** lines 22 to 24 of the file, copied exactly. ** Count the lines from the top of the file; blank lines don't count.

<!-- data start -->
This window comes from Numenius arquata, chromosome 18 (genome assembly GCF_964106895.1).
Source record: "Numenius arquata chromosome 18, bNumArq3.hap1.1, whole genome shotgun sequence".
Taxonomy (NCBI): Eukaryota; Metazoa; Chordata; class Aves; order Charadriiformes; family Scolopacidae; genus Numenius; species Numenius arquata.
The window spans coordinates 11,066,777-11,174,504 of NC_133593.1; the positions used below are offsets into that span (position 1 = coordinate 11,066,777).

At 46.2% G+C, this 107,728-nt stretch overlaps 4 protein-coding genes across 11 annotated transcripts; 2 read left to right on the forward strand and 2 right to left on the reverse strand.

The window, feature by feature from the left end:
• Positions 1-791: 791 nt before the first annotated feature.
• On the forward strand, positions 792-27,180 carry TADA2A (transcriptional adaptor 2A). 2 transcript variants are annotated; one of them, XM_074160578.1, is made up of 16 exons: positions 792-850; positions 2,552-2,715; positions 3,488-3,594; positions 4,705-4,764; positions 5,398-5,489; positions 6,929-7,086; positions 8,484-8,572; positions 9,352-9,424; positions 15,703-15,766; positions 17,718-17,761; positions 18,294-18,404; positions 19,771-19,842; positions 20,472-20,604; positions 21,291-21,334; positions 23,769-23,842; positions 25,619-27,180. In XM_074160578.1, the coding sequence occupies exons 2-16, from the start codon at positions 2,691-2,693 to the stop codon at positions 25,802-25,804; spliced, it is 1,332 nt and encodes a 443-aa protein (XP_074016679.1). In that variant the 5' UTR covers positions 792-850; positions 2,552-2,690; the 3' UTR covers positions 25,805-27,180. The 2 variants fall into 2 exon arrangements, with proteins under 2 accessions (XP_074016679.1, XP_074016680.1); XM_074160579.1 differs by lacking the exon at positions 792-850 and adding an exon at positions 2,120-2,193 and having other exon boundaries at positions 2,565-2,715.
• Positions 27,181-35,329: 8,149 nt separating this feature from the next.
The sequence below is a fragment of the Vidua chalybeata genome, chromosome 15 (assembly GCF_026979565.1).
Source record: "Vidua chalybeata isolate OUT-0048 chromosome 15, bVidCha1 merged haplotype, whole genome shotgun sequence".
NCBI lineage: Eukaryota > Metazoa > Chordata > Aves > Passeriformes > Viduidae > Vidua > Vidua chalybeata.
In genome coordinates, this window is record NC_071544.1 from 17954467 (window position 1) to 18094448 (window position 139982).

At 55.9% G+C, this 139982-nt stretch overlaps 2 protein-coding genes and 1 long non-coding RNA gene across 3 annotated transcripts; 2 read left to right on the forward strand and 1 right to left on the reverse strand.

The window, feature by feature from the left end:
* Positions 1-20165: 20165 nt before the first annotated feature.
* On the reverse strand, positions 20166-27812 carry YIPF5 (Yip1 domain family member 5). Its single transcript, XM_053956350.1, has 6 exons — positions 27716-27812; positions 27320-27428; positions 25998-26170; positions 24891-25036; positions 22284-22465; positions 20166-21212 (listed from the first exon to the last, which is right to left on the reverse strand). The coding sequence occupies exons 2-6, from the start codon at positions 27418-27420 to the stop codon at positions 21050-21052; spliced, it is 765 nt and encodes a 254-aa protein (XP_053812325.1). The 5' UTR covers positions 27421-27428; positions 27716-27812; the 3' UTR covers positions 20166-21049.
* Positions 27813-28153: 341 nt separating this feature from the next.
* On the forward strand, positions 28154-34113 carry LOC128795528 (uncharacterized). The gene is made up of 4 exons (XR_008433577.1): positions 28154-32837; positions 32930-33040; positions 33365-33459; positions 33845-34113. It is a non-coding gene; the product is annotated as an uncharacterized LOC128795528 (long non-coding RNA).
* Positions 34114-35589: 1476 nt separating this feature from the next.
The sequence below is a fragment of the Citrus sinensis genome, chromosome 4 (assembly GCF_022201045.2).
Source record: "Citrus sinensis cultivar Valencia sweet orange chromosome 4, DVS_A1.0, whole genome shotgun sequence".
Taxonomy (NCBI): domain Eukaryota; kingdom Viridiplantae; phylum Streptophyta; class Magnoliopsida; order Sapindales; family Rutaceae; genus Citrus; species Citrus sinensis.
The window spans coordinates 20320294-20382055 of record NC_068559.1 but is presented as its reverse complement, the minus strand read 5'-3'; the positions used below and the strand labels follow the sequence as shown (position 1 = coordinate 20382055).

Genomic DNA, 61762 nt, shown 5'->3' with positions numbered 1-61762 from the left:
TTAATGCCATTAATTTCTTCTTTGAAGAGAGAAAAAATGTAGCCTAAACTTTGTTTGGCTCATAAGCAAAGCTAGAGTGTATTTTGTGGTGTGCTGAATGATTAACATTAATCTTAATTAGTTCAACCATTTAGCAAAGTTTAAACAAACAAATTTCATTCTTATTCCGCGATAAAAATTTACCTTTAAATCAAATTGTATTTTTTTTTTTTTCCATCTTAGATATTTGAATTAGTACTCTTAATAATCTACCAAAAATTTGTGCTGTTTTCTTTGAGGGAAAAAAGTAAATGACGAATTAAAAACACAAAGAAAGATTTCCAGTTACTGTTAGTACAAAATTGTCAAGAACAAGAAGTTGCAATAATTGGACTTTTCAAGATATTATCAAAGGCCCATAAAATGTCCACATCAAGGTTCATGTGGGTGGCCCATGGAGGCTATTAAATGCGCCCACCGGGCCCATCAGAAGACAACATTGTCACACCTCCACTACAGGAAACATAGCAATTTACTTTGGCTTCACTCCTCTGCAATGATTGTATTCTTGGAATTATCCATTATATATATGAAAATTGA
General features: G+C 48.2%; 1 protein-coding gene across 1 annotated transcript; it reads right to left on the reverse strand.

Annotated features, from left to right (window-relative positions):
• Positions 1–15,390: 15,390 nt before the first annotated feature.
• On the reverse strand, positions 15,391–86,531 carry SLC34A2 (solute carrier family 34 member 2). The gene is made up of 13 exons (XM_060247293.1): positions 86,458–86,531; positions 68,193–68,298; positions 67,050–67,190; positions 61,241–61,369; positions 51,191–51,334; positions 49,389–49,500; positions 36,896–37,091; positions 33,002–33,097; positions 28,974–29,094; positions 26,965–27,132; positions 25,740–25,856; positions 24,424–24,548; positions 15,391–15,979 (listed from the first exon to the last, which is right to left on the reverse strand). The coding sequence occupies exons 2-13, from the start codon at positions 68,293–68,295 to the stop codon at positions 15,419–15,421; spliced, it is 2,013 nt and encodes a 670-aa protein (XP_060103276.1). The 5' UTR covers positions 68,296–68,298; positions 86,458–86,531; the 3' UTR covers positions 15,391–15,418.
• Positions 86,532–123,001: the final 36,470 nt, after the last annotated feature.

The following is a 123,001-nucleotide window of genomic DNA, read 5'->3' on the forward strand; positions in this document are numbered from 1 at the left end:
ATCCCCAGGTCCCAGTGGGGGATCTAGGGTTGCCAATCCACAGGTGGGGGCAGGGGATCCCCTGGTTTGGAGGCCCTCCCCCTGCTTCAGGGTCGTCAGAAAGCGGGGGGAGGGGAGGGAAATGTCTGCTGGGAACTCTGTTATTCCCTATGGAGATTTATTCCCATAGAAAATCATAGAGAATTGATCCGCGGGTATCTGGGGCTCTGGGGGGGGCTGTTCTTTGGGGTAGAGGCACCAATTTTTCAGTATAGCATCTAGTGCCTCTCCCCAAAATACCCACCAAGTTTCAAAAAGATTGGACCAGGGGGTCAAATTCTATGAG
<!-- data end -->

Source record: "Citrus sinensis cultivar Valencia sweet orange chromosome 4, DVS_A1.0, whole genome shotgun sequence".
Taxonomy (NCBI): domain Eukaryota; kingdom Viridiplantae; phylum Streptophyta; class Magnoliopsida; order Sapindales; family Rutaceae; genus Citrus; species Citrus sinensis.
The window spans coordinates 20320294-20382055 of record NC_068559.1 but is presented as its reverse complement, the minus strand read 5'-3'; the positions used below and the strand labels follow the sequence as shown (position 1 = coordinate 20382055).